How Liberalism Failed

How Liberalism Failed

Viktor Orbán, Hungary’s current prime minister, recently proclaimed: “The era of liberal democracy is over.” (European People’s Party / Flickr)

The Captured Economy: How the Powerful Enrich Themselves, Slow Down Growth, and Increase Inequality
by Brink Lindsey and Steven M. Teles
Oxford University Press, 2017, 232 pp.

Go Back to Where You Came From: The Backlash Against Immigration and the Fate of Western Democracy
by Sasha Polakow-Suransky
Nation Books, 2017, 368 pp.

Counter-Revolution: Liberal Europe in Retreat
by Jan Zielonka
Oxford University Press, 2018, 176 pp.


Today, the West is probably facing its greatest crisis since the end of the Second World War. Liberal democracy has faltered in Eastern Europe, is threatened by populists in Western Europe and the United States, and is being challenged by resurgent authoritarianism in Russia, China, and elsewhere. Reflecting these trends, scholarship and commentary has become consumed by debates about “illiberal democracy,” “global authoritarianism,” and democratic “deconsolidation.” Summing up what has become a widespread view, Viktor Orbán, Hungary’s current prime minister, recently proclaimed: “The era of liberal democracy is over.”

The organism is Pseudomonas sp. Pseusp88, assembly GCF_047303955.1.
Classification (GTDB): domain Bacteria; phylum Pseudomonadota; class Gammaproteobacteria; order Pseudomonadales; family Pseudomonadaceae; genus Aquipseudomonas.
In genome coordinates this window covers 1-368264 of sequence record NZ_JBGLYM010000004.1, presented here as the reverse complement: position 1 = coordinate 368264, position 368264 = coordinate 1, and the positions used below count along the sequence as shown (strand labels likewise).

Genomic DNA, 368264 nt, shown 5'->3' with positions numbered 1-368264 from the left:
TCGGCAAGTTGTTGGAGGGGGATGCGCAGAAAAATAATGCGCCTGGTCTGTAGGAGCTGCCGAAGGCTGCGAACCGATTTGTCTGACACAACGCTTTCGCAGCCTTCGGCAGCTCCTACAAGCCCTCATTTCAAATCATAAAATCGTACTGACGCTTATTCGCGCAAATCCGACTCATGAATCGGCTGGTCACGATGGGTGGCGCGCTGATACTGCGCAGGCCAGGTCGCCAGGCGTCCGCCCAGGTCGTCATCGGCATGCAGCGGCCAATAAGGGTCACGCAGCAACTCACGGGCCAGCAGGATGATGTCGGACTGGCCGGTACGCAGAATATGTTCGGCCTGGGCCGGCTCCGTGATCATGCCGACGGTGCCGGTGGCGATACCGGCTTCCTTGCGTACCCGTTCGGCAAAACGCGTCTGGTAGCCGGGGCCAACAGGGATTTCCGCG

A massive amount of ink has already been spilled trying to figure out what has gone wrong, but two narratives can be plucked from the confusion. The first focuses on economic change. Over the past few decades growth has slowed, inequality has risen, and social mobility has declined, particularly in the United States. This has made life more insecure for the working and middle classes by privileging highly educated and urban dwellers over less-educated and rural ones, and spreading economic risk, fear of the future, and social divisions throughout Western societies. The second narrative focuses on social change. During this same period, traditional norms and attitudes about religion, sexuality, family life, and more have been challenged by the emergence of feminist, LGBTI, and other social movements. Meanwhile, massive immigration and (especially in the United States) the mobilization of hitherto oppressed minority groups like African Americans has disrupted existing status and political hierarchies, making many white citizens in particular uncomfortable, resentful, and angry.

Most analysis stops here, at viewing economic or social change or some combination of the two as leading inevitably to dissatisfaction with liberal democracy and a readiness to embrace populist, illiberal, or even undemocratic alternatives. The issue, of course, is that social, economic, and technological change alone are not the problem—they only become so if politicians and governments don’t help citizens adjust to them. If we want, therefore, to understand liberal democracy’s current problems, we need to examine not only such changes, but also how elites and governments have responded to them.

 

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